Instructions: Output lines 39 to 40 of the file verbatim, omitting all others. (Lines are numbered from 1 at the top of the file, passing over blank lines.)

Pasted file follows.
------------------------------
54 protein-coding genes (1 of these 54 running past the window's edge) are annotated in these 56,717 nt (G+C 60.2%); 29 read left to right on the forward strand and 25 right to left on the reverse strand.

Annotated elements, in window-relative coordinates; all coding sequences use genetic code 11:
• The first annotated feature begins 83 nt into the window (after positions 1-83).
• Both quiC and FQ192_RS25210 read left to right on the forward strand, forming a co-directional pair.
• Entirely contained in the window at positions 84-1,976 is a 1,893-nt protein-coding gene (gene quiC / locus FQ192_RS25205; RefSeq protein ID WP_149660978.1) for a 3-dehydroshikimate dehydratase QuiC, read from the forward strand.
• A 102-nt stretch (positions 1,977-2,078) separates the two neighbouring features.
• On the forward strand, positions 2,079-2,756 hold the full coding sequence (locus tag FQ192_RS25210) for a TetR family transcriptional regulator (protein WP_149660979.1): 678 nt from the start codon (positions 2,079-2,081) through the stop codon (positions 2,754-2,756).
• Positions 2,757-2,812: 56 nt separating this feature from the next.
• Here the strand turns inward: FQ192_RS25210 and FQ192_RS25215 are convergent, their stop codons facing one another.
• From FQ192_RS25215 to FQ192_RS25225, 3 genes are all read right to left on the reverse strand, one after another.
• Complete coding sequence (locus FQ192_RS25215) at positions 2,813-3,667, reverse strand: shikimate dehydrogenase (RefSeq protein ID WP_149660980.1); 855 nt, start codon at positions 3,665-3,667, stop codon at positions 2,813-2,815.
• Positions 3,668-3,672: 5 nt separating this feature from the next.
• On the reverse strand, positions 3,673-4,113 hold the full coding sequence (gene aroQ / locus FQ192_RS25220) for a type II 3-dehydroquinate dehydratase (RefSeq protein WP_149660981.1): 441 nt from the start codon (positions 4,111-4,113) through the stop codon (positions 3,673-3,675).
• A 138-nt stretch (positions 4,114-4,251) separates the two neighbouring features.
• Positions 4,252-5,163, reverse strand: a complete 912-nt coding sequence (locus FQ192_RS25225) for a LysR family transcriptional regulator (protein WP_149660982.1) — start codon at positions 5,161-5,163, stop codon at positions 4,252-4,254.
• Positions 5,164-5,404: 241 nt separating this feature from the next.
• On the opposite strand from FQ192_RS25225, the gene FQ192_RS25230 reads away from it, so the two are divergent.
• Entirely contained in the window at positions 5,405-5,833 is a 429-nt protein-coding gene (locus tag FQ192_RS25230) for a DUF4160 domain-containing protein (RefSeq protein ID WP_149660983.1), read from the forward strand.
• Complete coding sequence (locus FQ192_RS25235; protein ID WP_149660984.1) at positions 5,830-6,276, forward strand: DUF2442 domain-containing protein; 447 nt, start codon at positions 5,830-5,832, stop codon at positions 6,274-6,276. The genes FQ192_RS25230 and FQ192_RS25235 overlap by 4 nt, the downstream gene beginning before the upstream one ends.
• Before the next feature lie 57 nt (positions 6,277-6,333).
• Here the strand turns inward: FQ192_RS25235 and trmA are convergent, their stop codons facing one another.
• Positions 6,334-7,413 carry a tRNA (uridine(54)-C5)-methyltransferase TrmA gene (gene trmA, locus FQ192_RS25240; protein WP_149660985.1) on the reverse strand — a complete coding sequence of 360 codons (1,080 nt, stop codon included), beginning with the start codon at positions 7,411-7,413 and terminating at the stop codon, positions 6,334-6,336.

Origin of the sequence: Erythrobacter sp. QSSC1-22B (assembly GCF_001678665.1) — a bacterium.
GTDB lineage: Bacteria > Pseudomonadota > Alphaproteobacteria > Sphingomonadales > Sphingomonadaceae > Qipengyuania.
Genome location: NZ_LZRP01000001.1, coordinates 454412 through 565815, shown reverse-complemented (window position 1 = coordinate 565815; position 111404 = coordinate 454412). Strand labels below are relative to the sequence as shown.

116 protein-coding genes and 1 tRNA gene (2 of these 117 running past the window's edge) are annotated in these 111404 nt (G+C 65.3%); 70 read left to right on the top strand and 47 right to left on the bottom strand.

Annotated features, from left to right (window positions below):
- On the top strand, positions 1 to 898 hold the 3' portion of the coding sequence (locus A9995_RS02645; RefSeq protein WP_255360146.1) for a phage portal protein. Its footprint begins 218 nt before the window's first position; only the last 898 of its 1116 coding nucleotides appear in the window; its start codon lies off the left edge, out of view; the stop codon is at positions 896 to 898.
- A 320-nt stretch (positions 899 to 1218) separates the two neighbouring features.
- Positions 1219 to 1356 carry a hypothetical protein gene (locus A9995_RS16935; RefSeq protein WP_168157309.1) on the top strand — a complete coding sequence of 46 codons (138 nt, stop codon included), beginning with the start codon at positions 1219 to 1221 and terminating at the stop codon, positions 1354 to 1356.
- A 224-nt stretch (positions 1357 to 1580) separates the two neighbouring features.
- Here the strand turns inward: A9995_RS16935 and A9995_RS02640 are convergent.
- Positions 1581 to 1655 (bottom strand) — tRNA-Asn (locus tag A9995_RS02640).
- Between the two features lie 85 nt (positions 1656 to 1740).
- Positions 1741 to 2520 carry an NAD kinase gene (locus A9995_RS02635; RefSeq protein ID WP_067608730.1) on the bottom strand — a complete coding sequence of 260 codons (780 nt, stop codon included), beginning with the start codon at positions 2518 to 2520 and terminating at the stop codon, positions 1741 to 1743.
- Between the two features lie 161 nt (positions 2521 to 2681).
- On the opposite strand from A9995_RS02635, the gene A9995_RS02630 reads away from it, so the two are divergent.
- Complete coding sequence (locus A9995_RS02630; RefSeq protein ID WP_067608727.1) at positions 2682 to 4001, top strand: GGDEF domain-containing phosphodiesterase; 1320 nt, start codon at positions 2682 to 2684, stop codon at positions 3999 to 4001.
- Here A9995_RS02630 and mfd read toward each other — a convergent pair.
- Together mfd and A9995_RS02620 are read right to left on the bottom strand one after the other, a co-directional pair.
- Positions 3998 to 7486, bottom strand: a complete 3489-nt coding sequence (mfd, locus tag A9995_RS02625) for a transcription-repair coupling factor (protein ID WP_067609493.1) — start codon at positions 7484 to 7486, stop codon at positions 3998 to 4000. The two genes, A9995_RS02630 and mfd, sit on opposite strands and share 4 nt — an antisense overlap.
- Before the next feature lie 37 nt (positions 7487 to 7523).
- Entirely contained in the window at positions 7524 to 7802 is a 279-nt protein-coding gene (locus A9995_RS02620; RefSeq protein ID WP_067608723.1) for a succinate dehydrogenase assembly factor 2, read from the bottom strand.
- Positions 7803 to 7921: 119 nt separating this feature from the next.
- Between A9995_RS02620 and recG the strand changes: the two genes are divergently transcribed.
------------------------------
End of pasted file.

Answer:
- Here A9995_RS02630 and mfd read toward each other — a convergent pair.
- Together mfd and A9995_RS02620 are read right to left on the bottom strand one after the other, a co-directional pair.